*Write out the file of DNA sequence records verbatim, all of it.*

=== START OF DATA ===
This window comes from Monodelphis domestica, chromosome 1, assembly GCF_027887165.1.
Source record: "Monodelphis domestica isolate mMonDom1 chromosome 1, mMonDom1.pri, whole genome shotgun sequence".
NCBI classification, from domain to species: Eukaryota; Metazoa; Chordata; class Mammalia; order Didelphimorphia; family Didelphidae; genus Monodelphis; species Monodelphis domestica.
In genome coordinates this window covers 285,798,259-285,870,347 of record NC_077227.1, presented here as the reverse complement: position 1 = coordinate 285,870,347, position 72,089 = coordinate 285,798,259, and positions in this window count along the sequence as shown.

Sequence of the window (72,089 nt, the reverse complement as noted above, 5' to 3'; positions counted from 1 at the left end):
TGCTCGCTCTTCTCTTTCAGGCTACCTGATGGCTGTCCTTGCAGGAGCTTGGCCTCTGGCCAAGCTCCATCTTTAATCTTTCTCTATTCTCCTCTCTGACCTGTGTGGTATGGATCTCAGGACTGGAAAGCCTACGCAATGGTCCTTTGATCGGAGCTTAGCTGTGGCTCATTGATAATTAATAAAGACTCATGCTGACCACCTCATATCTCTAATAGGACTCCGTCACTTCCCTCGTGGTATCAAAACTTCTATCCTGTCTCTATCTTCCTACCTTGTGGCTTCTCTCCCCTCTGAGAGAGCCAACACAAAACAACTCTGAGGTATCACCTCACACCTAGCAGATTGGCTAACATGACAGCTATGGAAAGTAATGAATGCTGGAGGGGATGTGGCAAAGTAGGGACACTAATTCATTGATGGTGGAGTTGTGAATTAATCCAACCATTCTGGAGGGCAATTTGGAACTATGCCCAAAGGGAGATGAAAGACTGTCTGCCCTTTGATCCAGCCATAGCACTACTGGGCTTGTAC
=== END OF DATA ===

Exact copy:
This window comes from Monodelphis domestica, chromosome 1, assembly GCF_027887165.1.
Source record: "Monodelphis domestica isolate mMonDom1 chromosome 1, mMonDom1.pri, whole genome shotgun sequence".
NCBI classification, from domain to species: Eukaryota; Metazoa; Chordata; class Mammalia; order Didelphimorphia; family Didelphidae; genus Monodelphis; species Monodelphis domestica.
In genome coordinates this window covers 285,798,259-285,870,347 of record NC_077227.1, presented here as the reverse complement: position 1 = coordinate 285,870,347, position 72,089 = coordinate 285,798,259, and positions in this window count along the sequence as shown.

Sequence of the window (72,089 nt, the reverse complement as noted above, 5' to 3'; positions counted from 1 at the left end):
TGCTCGCTCTTCTCTTTCAGGCTACCTGATGGCTGTCCTTGCAGGAGCTTGGCCTCTGGCCAAGCTCCATCTTTAATCTTTCTCTATTCTCCTCTCTGACCTGTGTGGTATGGATCTCAGGACTGGAAAGCCTACGCAATGGTCCTTTGATCGGAGCTTAGCTGTGGCTCATTGATAATTAATAAAGACTCATGCTGACCACCTCATATCTCTAATAGGACTCCGTCACTTCCCTCGTGGTATCAAAACTTCTATCCTGTCTCTATCTTCCTACCTTGTGGCTTCTCTCCCCTCTGAGAGAGCCAACACAAAACAACTCTGAGGTATCACCTCACACCTAGCAGATTGGCTAACATGACAGCTATGGAAAGTAATGAATGCTGGAGGGGATGTGGCAAAGTAGGGACACTAATTCATTGATGGTGGAGTTGTGAATTAATCCAACCATTCTGGAGGGCAATTTGGAACTATGCCCAAAGGGAGATGAAAGACTGTCTGCCCTTTGATCCAGCCATAGCACTACTGGGCTTGTAC